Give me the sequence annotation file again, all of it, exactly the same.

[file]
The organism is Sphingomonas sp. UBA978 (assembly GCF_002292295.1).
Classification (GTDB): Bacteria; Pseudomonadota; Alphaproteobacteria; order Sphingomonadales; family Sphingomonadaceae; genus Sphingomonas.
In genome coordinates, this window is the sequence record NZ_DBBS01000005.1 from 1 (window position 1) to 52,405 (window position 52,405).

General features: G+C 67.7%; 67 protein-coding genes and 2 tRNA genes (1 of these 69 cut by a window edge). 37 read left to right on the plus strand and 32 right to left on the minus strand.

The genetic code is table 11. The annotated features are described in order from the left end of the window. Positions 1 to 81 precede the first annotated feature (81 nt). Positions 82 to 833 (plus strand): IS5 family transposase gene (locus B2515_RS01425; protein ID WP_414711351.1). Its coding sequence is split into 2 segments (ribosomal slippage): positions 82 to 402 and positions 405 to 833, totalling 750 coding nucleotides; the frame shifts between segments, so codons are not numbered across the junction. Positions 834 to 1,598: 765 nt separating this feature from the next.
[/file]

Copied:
The organism is Sphingomonas sp. UBA978 (assembly GCF_002292295.1).
Classification (GTDB): Bacteria; Pseudomonadota; Alphaproteobacteria; order Sphingomonadales; family Sphingomonadaceae; genus Sphingomonas.
In genome coordinates, this window is the sequence record NZ_DBBS01000005.1 from 1 (window position 1) to 52,405 (window position 52,405).

General features: G+C 67.7%; 67 protein-coding genes and 2 tRNA genes (1 of these 69 cut by a window edge). 37 read left to right on the plus strand and 32 right to left on the minus strand.

The genetic code is table 11. The annotated features are described in order from the left end of the window. Positions 1 to 81 precede the first annotated feature (81 nt). Positions 82 to 833 (plus strand): IS5 family transposase gene (locus B2515_RS01425; protein ID WP_414711351.1). Its coding sequence is split into 2 segments (ribosomal slippage): positions 82 to 402 and positions 405 to 833, totalling 750 coding nucleotides; the frame shifts between segments, so codons are not numbered across the junction. Positions 834 to 1,598: 765 nt separating this feature from the next.